Research Point: Odilon Redon

We are asked to think of how tone can create or change the atmosphere of a  drawing, looking in particular at the work of Odilon Redon. What I find interesting about his work is the progression I can see from his earlier works in charcoal to the later ones in pastel.

His charcoal paintings are very atmospheric, sometimes dark, surreal or mystical; he worked the charcoal, manipulated it to express his intention. He applied the charcoal over the entire page, also ground and applied with a brush, which he could then move about, or erase with a putty rubber to expose the white paper underneath. He used fixative to create layers which he could then also work into. The fixative, over time created a golden hue. He was aware of this but continued with the practice. That was the only colour that appeared on his charcoal drawings however.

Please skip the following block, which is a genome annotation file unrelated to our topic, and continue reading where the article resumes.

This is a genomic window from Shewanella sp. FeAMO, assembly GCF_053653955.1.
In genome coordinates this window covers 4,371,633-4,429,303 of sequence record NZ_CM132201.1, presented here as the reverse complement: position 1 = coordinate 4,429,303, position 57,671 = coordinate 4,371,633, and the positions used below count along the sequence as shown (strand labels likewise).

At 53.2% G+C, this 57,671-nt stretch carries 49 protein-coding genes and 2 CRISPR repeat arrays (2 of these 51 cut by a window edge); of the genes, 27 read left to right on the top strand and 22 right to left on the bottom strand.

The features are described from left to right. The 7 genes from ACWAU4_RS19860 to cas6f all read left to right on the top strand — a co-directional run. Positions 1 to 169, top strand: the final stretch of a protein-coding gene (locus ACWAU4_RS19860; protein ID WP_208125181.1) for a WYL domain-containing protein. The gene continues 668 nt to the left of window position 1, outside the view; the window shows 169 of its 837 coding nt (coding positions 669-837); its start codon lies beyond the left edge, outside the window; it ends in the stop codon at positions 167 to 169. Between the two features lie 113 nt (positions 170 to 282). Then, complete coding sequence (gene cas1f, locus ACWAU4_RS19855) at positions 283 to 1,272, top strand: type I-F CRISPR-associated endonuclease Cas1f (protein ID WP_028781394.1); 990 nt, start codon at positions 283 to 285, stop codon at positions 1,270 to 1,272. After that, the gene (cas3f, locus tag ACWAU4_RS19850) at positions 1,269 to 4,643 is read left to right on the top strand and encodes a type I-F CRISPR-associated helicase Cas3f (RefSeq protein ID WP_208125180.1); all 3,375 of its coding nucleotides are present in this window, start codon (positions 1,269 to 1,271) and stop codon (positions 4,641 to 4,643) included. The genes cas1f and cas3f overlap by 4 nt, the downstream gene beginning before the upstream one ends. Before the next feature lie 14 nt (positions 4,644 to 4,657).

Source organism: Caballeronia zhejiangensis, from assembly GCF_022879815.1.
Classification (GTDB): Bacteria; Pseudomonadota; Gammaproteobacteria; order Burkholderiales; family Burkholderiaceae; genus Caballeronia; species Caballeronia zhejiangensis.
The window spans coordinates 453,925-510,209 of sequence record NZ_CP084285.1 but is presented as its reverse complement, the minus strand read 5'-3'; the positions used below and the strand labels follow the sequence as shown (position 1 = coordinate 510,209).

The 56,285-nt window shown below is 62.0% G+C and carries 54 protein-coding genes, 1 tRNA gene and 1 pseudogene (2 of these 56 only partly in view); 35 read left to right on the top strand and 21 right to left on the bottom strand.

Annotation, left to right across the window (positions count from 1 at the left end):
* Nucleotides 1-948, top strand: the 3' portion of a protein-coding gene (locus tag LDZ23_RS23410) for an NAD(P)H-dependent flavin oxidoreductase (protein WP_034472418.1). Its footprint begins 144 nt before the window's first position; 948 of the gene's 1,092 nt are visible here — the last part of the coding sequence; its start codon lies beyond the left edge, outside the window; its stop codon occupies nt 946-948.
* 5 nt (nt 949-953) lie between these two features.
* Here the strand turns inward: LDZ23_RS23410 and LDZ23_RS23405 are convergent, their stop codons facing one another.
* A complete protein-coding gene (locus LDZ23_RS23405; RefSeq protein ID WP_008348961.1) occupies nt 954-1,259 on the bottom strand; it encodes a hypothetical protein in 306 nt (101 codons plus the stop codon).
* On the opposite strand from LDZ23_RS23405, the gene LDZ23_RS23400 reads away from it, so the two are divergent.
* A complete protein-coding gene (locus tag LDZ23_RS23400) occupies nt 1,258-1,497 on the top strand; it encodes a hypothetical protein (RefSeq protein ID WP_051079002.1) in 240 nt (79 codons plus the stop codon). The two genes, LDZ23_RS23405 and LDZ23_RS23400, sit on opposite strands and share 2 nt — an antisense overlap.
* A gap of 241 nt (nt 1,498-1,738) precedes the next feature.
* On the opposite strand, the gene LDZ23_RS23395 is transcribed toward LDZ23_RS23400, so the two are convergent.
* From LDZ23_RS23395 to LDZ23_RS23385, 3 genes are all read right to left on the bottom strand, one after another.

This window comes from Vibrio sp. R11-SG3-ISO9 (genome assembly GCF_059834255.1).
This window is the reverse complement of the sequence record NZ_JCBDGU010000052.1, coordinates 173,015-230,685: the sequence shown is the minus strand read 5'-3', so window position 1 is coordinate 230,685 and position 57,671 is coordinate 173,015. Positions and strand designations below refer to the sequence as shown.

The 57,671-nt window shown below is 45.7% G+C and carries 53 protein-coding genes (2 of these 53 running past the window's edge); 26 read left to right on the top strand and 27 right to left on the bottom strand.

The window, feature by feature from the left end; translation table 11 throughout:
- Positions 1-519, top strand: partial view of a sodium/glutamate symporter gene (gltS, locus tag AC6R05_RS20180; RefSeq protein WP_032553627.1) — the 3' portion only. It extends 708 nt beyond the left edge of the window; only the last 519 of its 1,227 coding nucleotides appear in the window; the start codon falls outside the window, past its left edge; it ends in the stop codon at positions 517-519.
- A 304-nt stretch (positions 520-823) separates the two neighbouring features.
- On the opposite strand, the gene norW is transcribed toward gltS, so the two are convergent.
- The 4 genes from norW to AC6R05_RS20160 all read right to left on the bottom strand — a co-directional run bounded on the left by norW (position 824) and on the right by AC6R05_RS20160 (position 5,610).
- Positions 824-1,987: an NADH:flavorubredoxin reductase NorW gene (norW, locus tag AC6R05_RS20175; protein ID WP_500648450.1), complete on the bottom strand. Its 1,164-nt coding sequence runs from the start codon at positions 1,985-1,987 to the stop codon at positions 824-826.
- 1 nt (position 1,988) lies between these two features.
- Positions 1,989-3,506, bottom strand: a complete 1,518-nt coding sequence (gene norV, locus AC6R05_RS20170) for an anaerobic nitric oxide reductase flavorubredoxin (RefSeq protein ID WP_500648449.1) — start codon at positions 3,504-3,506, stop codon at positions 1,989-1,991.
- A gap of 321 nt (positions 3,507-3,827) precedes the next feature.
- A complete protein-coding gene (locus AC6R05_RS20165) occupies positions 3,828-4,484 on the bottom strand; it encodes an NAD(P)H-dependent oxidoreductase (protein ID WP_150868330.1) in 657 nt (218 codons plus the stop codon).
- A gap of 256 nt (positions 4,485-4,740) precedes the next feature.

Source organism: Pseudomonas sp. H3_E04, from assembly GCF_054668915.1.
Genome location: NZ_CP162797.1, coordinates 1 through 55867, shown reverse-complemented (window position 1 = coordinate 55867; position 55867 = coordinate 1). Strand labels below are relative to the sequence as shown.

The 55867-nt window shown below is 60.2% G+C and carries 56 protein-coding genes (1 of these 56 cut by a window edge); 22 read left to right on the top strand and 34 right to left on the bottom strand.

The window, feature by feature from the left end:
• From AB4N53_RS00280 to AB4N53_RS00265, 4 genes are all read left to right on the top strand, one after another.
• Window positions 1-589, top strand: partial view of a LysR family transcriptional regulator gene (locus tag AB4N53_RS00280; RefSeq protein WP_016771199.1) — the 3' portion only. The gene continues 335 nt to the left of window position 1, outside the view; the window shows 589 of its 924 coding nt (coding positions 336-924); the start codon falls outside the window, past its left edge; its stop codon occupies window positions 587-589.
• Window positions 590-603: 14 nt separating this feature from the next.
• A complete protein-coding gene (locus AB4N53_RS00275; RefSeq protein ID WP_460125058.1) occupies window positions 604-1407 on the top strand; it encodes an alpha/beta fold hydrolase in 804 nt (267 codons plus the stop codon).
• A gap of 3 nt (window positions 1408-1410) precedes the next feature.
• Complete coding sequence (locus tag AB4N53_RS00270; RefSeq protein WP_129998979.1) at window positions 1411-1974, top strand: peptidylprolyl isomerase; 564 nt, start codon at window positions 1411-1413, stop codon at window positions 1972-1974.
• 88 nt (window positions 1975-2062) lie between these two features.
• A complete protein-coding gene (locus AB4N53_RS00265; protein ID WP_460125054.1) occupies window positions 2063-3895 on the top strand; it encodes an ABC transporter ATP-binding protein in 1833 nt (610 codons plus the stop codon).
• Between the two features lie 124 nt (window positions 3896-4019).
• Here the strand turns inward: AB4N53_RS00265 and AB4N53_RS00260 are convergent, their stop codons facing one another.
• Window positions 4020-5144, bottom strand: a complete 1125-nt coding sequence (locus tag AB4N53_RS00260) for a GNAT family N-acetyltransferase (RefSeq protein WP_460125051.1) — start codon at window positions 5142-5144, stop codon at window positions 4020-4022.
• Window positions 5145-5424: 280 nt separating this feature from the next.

Gradually he started to add pastel colours to his drawings. Initially he would complete a charcoal drawing as a first layer and then cover it in pastel. Also using fixative to progress between the layers and continuing with the same manipulation of the material he was using. Eventually he was able to work directly in pastel. He had learned, through practice on charcoal, to make tone do his bidding, and was able to progress to do the same with colour.

Ref: The American Institute for Conservation, A Technical Investigation of Odilon Redon’s Pastels and Noirs by Harriet K Stratis (1995)